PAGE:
Project Democracy 20/20



What is it?

Project Democracy 20/20 button

Project Democracy 20/20 is a major Greensboro History Museum initiative exploring American democracy through exhibitions, public programs and innovative community connections.

Exhibitions

All political power is vested in and derived from the people only…

–North Carolina Declaration of Rights, 1776

What has democracy meant to different people at different moments in NC history? What was at stake in elections in 1835, 1898, 1920 or 1990? How do decisions then continue to matter now?

Explore choices and change across 11 elections between 1776 and 2010. NC Democracy: Eleven Elections illustrates the twists and turns of who could participate, how voters cast their ballots, and what influenced decisions that continue to shape what democracy means today.

You’ll discover the documents that transformed how our state’s democracy has worked. You’ll confront changing values about what or who was important. You’ll follow the actions that have opened up and shut down opportunities for equal participation.

Together let’s check our democracy settings and recognize the power of our vote.

 

Take a deeper look inside the Project Democracy 20/20 exhibitions at Greensboro History Museum, including the Smithsonian traveling exhibition American Democracy: A Great Leap of Faith.

Into 2021, Voices & Visions of Democracy will be highlighted in the permanent exhibition Voices of a City. Visitors can learn about the 1908 election in Welcome to the Gate City. You can also share your own stories about democracy on our new Storykiosk video storytelling portal.

Programs

Engaging programs, education activities and innovative community connections are also part of Project Democracy 20/20. Find out what’s happening on our calendar or by following #ProjectDemocracy2020.


Upcoming Programs

  • A Conversation with Bakari Sellers, Afrique Kilimanjaro, and Siobhan Riley moderated by Carla Banks.   African Americans in the media Read more…
  • Costumed interpreters in the museum galleries share well-known and little-known stories from the exhibition NC Democracy: Eleven Elections. Lifted Voices Read more…

 


 

Programs

Reflections on American Democracy, a live webcast with Smithsonian Curator Barbara Clark Smith from June 10, 2020.


Deeper Inside Project Democracy conversation with musician Rhiannon Giddens from June 19, 2020. Part of Greensboro Juneteenth Online.

And many more. Click here for program archive…


Why Democracy?

Suffragists picketing the White House, Feb. 1917 Courtesy Library of Congress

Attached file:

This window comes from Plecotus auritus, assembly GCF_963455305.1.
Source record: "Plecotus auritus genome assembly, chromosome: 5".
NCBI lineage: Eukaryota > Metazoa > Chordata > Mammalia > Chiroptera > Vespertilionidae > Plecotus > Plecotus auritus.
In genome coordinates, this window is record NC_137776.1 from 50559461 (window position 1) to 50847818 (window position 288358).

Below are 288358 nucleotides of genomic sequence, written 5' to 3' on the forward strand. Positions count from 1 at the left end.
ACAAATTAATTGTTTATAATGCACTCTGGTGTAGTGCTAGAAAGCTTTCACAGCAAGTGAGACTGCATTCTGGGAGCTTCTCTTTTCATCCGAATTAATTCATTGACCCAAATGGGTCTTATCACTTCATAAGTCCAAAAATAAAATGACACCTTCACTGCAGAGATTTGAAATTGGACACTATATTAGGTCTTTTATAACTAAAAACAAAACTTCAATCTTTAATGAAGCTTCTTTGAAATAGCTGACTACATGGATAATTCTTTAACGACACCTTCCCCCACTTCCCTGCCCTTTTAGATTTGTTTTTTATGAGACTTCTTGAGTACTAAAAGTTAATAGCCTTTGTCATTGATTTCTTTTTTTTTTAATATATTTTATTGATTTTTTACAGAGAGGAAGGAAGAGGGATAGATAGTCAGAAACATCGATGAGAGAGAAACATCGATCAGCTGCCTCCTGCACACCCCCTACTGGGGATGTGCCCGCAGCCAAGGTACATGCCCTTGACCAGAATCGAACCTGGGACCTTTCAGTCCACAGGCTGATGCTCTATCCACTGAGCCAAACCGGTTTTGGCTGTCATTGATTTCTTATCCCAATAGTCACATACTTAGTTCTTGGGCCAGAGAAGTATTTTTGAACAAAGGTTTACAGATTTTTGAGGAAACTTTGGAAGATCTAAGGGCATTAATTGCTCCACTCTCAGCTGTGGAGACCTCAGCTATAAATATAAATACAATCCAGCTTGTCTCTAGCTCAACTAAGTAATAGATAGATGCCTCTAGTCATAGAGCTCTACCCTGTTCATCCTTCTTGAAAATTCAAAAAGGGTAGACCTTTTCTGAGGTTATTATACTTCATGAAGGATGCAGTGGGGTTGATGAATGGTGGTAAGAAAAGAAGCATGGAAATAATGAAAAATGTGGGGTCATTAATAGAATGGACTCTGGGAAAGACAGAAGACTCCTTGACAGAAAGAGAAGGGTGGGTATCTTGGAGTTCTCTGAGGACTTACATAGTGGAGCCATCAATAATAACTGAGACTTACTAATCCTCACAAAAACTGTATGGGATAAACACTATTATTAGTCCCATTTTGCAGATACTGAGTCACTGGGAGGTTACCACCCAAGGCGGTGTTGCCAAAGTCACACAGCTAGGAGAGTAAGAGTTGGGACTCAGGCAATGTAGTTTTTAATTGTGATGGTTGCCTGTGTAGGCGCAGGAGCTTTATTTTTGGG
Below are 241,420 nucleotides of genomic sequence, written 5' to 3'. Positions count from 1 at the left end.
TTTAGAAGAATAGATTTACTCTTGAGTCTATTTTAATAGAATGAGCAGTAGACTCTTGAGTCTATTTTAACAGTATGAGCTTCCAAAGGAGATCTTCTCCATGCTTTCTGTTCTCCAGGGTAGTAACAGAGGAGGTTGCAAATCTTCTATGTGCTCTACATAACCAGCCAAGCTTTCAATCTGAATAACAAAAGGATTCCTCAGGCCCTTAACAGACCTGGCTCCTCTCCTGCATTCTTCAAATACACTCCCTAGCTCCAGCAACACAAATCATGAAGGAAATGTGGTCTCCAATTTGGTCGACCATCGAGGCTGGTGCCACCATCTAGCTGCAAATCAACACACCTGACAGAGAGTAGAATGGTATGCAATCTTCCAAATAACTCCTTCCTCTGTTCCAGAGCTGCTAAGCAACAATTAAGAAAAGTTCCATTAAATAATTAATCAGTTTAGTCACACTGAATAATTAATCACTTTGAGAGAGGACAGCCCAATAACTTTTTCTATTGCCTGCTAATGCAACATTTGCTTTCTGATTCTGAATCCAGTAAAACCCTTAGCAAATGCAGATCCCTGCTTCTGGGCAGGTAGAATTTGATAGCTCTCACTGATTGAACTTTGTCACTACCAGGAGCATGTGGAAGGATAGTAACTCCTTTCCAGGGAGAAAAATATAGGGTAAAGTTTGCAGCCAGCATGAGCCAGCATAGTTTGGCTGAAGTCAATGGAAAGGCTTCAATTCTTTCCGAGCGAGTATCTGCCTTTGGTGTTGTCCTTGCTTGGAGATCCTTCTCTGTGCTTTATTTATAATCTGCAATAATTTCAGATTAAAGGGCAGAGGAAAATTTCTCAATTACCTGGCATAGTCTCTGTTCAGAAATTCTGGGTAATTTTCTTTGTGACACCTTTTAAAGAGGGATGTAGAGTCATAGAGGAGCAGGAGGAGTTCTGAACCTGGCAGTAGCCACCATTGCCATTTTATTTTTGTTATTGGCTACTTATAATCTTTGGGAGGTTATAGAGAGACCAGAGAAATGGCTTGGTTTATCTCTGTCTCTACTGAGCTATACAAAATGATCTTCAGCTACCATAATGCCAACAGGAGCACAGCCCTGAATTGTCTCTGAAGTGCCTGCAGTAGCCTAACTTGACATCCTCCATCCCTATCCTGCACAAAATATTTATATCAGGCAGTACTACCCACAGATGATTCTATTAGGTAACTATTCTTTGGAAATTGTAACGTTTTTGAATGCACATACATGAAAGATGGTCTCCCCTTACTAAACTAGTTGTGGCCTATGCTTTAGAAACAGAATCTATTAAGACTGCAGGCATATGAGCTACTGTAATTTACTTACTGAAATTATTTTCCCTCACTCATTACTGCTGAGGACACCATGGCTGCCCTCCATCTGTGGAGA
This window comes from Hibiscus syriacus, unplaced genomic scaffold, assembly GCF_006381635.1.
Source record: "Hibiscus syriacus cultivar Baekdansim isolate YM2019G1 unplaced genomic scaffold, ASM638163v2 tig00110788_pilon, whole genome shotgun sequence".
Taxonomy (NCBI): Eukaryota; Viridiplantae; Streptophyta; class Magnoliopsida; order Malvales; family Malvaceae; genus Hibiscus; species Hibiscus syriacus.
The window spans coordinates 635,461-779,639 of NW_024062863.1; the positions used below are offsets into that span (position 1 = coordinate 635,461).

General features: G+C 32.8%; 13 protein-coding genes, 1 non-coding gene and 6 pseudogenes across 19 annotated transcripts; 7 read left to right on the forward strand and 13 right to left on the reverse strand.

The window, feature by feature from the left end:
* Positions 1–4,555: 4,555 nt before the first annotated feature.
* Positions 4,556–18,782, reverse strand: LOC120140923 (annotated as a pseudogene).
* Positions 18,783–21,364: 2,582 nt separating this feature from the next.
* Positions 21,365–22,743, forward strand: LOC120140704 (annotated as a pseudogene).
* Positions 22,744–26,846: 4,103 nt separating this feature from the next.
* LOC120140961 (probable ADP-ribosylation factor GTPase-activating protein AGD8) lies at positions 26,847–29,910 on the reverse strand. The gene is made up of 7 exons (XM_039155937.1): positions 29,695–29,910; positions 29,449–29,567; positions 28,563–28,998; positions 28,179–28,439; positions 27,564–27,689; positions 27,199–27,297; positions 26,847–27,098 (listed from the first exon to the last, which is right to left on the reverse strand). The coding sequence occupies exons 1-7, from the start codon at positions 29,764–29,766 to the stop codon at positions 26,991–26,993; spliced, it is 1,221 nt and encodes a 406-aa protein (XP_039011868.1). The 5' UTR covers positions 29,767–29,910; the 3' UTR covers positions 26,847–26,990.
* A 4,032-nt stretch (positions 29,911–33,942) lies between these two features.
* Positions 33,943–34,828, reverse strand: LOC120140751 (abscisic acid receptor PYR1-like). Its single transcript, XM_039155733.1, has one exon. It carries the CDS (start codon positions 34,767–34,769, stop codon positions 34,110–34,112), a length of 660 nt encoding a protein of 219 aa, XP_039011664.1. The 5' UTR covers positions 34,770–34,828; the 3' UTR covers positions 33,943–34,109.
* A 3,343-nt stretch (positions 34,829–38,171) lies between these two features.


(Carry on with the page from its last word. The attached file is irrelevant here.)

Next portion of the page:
Suffragists picketing the White House, Feb. 1917 Courtesy Library of Congress

This project will spark discussions relevant to the presidential election year, the 150th anniversary of the Fifteenth Amendment, the 100th anniversary of women’s right to vote and the 60th anniversary of the Greensboro Sit-Ins. We will explore the questions:

  • What is democracy?
  • Who votes and how?
  • Beyond the ballot, how have we used our right to petition and protest?
  • What are the rights and responsibilities of citizens?
  • How does engaging with history activate citizens’ participation in their government?

The Gerrymander Madness VR game lets players try to make their own political map.

Learn more in this segment from WUNC’s The State of Things

Have a VR of your own? Download Gerrymander Madness to play at home!

 


Resources

  • Voices and Votes by the Smithsonian’s Museum on Main Street program pose compelling questions for discussions about the leap of faith represented by American democracy. How would you answer?
  • Faces of Change in American Democracy on the Smithsonian’s Learning Lab introduces students to individuals such as Thomas Jefferson, Molly Pitcher, Thomas Paine, Wong Chin Foo, Ella Baker, and Dolores Huerta who have shaped and participated in American democracy over time.
  • The American Experiments suite of educational resources explores “how to form a more perfect union” by challenging students to think about their roles and responsibilities within their democracy.

How can I get involved?

Support Project Democracy 20/20

Your financial support matters. Donate to Project Democracy 20/20 and you’re helping connect people to the history of democracy from the neighborhood to the nation through educational programming, innovative exhibitions, creative collaborations and more!

Or you can participate in Project Democracy 20/20 crowdfunding. Click here to learn about launching your own campaign…


Thanks to our sponsors

NC Humanities logo

Project Democracy 20/20 is supported in part by North Carolina Humanities, the state affiliate of the National Endowment for the Humanities

Tannenbaum-Sternberger Foundation
Wells Fargo Logo

 

CrossComm Developers Logo
Fox Rothschild LLP

 

Gilliam Coble Logo

Triad Pan Asian American Network Giving Circle of CFGG

Miraje Reconstuction and Development

Keep up with the latest on Project Democracy 20/20 by staying tuned to Greensboro History Museum’s social media channels or signing up for our eNews.